As recalled in James Reynolds' A Breach of Duty: Fiduciary Obligations and Aboriginal People (Saskatoon: Purich Publishers, 2005), the celebrated legal case of Guerin v. The Queen has been described as one of the top three or four cases that advanced Aboriginal rights in the 20th century. This case arose after Musqueam Chief Delbert Guerin gained access in 1970 to the terms of the agreement that had enabled the Shaughnessy Golf and Country Club to lease 162 acres of the Musqueam Reserve in Vancouver, approximately one third of the small reserve. Reynolds describes the 26-year quest for justice by the Musqueam to gain full knowledge of, and compensation for, the lease to the exclusive golf club.

Some 13 years after the Club had taken control of the lands, an Indian Affairs employee named Graham Allen permitted Chief Guerin to examine basement archives and so become the first Musqueam to see the actual lease. The Indian Agent, Frank Anfield, had held private meetings with the representatives of the Club and negotiated the lease without full consultation with the Musqueam back in 1957. "When I read the agreement,"; says Guerin, "I phoned Ed (Sparrow), Bill (Guerin) and Mother (Gertrude Guerin) and asked them, 'How the hell did you guys agree to all these terms?' and when they read the agreement they said 'we didn't'.";

When the lease was signed, the government controlled reserve lands and Indians were not permitted to vote in federal elections. During this paternalistic era, the federal government allowed the Musqueam to be taken advantage of through the actions of Anfield, a former Anglican minister and principal of a residential school. After a Government appraiser had valued the land at $53,450 per year, Anfield pressured him to lower this amount. The appraisal was given to the Club but not the Band. Anfield also "overstated"; the appraiser's opinion of a satisfactory return to the Band members and pressured them to agree to a rent of $29,000 per year for the first ten years. They reluctantly agreed to this low rate because they wrongly believed they would be able to increase that amount to a market rent when the lease came up for renewal. Anfield did not correct their misconceptions about the proposed lease. The final version of the lease was not given to them. It stated each rental term was for 15 years -- not ten -- and there would be there was a maximum 15% increase for the second 15-year term. Future rents would not be at market rates but based on the uncleared, unimproved land value and the restricted use. Delbert Guerin's detective work also revealed that all structures (buildings) put in place by the Club could be removed by it at the end of the lease, contrary to what the Band members had understood to be the case. Anfield literally held the pen for Musqueam members when they voted on October 6, 1957.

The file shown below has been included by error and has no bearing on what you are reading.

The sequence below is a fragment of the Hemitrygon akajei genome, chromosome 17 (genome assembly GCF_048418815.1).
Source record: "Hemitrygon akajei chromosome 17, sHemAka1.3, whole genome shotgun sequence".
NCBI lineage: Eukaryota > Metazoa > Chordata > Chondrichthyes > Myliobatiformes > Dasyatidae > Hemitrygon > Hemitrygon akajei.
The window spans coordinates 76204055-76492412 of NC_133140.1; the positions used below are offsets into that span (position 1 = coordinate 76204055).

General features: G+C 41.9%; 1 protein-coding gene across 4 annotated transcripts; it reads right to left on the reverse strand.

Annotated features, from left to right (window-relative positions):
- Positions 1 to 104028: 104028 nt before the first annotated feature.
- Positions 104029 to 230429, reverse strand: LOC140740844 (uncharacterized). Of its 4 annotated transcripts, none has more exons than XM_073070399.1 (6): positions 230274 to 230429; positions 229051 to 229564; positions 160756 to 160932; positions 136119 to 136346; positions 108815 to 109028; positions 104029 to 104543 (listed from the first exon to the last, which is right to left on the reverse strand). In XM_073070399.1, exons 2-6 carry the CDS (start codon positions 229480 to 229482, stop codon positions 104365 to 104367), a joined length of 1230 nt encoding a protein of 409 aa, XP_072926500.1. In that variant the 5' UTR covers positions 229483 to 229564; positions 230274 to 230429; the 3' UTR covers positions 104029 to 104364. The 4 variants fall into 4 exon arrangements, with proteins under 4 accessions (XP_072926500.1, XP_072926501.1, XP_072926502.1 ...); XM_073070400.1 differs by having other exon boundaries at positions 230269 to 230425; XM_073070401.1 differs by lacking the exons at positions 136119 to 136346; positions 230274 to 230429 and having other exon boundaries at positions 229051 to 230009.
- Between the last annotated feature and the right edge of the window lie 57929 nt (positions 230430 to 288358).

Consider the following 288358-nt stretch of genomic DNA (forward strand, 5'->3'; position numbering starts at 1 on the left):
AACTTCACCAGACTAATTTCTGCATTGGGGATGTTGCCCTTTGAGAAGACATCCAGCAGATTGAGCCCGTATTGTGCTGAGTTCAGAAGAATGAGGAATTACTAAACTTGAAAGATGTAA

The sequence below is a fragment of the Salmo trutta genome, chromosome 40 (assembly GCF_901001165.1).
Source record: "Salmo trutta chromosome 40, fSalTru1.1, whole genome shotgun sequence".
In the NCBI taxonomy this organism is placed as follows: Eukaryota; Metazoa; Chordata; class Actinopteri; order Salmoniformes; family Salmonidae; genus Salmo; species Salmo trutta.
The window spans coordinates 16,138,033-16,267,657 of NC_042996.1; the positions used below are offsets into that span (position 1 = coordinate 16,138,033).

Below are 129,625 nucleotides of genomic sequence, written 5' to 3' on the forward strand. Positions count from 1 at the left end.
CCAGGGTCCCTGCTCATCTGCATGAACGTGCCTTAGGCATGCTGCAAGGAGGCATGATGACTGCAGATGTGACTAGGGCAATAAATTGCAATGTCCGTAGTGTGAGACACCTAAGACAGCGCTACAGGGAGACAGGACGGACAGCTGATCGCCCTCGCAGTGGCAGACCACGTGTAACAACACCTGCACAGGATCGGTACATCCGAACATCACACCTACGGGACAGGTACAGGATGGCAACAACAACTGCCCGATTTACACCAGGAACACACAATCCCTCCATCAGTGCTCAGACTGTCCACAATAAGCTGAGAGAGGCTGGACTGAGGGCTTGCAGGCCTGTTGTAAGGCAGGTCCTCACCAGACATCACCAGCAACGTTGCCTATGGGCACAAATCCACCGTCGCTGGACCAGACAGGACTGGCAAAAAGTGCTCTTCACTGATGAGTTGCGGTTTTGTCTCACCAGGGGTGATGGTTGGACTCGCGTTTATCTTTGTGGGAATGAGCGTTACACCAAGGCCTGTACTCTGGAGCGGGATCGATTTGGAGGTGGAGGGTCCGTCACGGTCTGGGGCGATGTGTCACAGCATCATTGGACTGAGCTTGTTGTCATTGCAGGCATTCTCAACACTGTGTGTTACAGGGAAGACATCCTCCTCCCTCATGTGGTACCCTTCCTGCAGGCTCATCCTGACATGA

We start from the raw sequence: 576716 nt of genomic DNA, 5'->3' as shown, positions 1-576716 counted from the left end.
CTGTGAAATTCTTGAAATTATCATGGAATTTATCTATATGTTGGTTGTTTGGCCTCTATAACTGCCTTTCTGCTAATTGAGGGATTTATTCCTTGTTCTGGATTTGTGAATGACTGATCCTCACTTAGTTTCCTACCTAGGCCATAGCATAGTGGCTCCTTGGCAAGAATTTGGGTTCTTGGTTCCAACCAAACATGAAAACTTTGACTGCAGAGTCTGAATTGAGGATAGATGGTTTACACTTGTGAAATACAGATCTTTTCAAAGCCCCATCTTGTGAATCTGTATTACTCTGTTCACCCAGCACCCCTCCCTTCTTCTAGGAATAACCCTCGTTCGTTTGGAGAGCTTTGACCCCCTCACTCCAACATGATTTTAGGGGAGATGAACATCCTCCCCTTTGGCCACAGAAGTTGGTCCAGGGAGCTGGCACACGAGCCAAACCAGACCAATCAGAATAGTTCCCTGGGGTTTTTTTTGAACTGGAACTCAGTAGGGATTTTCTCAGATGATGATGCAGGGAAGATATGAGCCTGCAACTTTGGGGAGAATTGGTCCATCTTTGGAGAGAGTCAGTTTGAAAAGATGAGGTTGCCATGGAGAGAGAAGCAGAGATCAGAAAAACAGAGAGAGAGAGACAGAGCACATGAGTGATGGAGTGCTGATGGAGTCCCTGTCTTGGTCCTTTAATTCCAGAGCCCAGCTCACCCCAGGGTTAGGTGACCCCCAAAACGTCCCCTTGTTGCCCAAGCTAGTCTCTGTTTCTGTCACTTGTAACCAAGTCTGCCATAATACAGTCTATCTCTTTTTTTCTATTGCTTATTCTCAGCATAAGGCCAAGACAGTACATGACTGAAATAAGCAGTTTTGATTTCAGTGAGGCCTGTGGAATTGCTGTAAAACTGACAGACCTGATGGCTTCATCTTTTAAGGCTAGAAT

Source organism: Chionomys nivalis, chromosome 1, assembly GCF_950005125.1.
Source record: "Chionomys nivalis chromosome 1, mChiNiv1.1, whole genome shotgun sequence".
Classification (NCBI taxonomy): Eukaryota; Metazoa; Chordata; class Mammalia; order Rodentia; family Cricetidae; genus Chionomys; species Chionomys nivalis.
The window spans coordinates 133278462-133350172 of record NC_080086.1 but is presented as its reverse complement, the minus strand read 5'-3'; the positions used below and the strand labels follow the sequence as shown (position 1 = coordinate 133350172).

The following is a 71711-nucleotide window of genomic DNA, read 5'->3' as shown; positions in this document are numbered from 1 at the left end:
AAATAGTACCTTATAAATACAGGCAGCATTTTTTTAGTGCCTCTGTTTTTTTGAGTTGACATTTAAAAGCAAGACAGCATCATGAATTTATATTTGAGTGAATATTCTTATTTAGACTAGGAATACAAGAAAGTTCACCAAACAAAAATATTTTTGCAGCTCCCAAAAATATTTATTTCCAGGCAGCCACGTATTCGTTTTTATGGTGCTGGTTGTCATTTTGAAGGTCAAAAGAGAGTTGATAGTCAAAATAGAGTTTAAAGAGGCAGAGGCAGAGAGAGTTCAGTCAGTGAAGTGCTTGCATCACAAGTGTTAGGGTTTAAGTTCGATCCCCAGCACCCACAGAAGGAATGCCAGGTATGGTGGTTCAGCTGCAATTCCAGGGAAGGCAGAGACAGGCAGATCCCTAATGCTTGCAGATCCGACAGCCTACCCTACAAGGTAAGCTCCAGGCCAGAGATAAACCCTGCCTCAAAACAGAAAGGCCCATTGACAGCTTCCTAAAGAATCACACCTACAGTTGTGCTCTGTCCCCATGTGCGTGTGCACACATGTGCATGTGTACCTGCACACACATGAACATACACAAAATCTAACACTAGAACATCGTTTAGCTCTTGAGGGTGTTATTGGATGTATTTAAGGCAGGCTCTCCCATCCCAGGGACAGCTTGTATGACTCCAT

Following the discovery of the lease, at a Musqueam General Band Meeting on December 14, 1975, a decision was made to proceed with a writ to challenge the federal government for breach of its trust responsibilities. The Musqueam initially won their case in September of 1979 with an award of compensation of $10 million plus post-judgment interest. However, the Federal Court of Appeal overturned that decision and said the Government had only a political and not a legal obligation. The Musqueam then proceeded to the Supreme Court of Canada where the award was upheld on November 1, 1984. "I consider this the second best thing that happened in my life," says Delbert Guerin. "The first important thing was my wife saying 'I do' in 1960.";

"We were pleased with the finding of liability but disappointed with the amount of the award,"; Reynolds says. "The kind of numbers we put before the court ranged from $41 million to $70 million. The trial judge agreed these figures were justified. But there were contingencies (things that might happen in the future, before the lease finishes in 2033), that were used to reduce the amount; in particular, the judge's view that the Club might leave. Of course, this has not happened. The lease is too good to the Club for them to leave before it ends in 2033.";

Reynolds, who emigrated from England in 1976, specializes in Aboriginal, banking and commercial law in Vancouver. "I call it an ABC practice,"; he says. He was one of the lawyers on the Guerin case along with lead lawyer Marvin Storrow, Lewis Harvey, Robert Banno and Steve Schachter. "Our advantage was, we weren't experts,"; says Lewis Harvey. "But we thought, this can't be, this isn't right. Marvin Storrow thought it was constructive fraud [because] the lease terms were so terrible."; As a result of Delbert Guerin's persistence, the door has been opened for Aboriginal people in Canada to seek and obtain legal remedies for wrongs done to them by the Crown. The Guerin case has also become a matter of discussion in other countries such as New Zealand and Australia. "There is no question that what the Crown did was wrong,"; says Reynolds. "In any other situation it would have been a slam-dunk. But because it was the federal government, everyone thought you couldn't sue them ... What the Guerin case did was to overturn the defence that the Crown was above the law and to achieve some measure of justice. I thought it was a story worth telling."